Photogrammetry and Remote Sensing is the art, science, and technology of obtaining reliable information from noncontact imaging and other sensor systems about the Earth and its environment, and other physical objects and processes through recording, measuring, analyzing and representation.
The International Society for Photogrammetry and Remote Sensing, devoted to the development of international cooperation for the advancement of photogrammetry and remote sensing and their applications.
The society has published on its website among other conference proceedings the paper concerning “fire detection, and 3D fire propagation estimation for the protection of cultural heritage areas“.
In the abstract of the paper the Authors (Kosmas Dimitropoulos, Kovanc Köse, Nikos Grammalidis, and Enis Cetin) statesthat beyond taking precautionary measures to avoid a forest fire, early warning and immediate response to a fire breakout are the only ways to avoid great losses and environmental and cultural heritage damages. To this end, this paper aims to present a computer vision based algorithm for wildfire detection and a 3D fire propagation estimation system. The main detection algorithm is composed of four sub-algorithms detecting:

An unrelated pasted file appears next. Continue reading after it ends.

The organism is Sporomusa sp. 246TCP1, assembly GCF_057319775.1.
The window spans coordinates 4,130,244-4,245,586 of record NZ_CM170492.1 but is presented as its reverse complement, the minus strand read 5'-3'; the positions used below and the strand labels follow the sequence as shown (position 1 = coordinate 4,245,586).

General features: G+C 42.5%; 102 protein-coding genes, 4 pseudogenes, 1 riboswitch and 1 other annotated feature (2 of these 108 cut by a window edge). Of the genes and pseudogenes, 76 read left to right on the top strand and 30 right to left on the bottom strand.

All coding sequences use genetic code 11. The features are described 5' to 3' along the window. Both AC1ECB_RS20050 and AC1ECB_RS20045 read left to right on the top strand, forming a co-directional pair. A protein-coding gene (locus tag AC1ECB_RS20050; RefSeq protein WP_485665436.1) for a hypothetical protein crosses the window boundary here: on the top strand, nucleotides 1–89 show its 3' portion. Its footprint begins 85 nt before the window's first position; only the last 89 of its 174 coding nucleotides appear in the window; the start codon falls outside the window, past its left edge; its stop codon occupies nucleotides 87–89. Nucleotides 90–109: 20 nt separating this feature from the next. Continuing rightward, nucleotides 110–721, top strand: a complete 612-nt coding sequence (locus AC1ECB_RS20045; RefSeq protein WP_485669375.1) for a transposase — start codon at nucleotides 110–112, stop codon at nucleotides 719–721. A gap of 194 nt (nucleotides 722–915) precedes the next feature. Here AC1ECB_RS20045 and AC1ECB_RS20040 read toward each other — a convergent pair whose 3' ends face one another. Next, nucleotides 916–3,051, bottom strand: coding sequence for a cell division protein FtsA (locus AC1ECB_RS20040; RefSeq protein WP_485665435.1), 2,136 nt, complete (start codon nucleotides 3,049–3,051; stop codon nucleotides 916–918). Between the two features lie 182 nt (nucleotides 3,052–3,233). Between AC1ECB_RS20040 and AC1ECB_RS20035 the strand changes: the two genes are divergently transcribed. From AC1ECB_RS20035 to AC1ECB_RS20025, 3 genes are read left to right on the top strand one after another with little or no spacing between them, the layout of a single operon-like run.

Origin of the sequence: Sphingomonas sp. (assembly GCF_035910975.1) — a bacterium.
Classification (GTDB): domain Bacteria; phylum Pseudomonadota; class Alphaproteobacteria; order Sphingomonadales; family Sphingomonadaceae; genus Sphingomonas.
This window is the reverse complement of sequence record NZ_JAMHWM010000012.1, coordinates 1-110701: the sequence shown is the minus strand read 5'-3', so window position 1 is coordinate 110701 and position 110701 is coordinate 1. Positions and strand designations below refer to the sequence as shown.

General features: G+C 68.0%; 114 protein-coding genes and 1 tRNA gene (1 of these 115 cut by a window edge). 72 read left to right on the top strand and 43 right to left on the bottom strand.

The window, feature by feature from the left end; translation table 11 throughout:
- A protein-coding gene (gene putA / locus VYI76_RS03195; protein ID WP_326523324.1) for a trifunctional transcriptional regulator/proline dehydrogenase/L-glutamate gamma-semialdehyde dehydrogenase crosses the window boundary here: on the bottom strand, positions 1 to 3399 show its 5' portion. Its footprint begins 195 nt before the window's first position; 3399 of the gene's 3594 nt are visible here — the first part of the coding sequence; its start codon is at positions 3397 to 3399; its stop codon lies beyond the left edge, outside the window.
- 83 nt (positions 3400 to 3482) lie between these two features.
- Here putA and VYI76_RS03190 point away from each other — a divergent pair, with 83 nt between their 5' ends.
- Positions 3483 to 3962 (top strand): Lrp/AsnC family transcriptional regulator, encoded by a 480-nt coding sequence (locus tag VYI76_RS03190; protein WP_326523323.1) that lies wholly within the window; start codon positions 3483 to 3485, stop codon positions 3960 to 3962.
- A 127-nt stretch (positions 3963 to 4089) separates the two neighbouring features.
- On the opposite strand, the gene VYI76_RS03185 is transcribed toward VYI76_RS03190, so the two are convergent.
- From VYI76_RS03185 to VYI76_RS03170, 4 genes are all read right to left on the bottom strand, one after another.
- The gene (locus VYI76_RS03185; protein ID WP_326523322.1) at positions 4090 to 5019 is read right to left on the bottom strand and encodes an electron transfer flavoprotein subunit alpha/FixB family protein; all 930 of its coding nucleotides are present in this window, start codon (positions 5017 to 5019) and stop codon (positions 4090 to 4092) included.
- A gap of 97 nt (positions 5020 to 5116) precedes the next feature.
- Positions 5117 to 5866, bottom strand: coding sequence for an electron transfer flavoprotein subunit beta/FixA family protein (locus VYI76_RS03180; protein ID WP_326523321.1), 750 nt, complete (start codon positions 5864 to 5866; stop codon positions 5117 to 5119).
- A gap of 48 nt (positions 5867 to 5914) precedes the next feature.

- (i) slow moving objects,
- (ii) smoke-coloured regions,
- (iii) rising regions,
- (iv) shadow regions.
After detecting a wildfire, the main focus should be the estimation of its propagation direction and speed. If the model of the vegetation and other important parameters like wind speed, slope, aspect of the ground surface, etc. are known; the propagation of fire can be estimated. This propagation can then be visualized in any 3D-GIS environment that supports KML files.
In the conclusions, the Authors state that “Early warning and immediate response to a fire breakout are the only ways to avoid great losses and environmental and cultural heritage damages. Hence, the most important goals in fire surveillance are quick and reliable detection and localization of the fire. It is much easier to suppress a fire when the starting location is known, and while it is in its early stages. Information about the progress of fire is also highly valuable for managing the fire during all its stages. Based on this information, the fire fighting staff can be guided on target to block the fire before it reaches cultural heritage sites and to suppress it quickly by utilizing the required fire fighting equipment and vehicles.“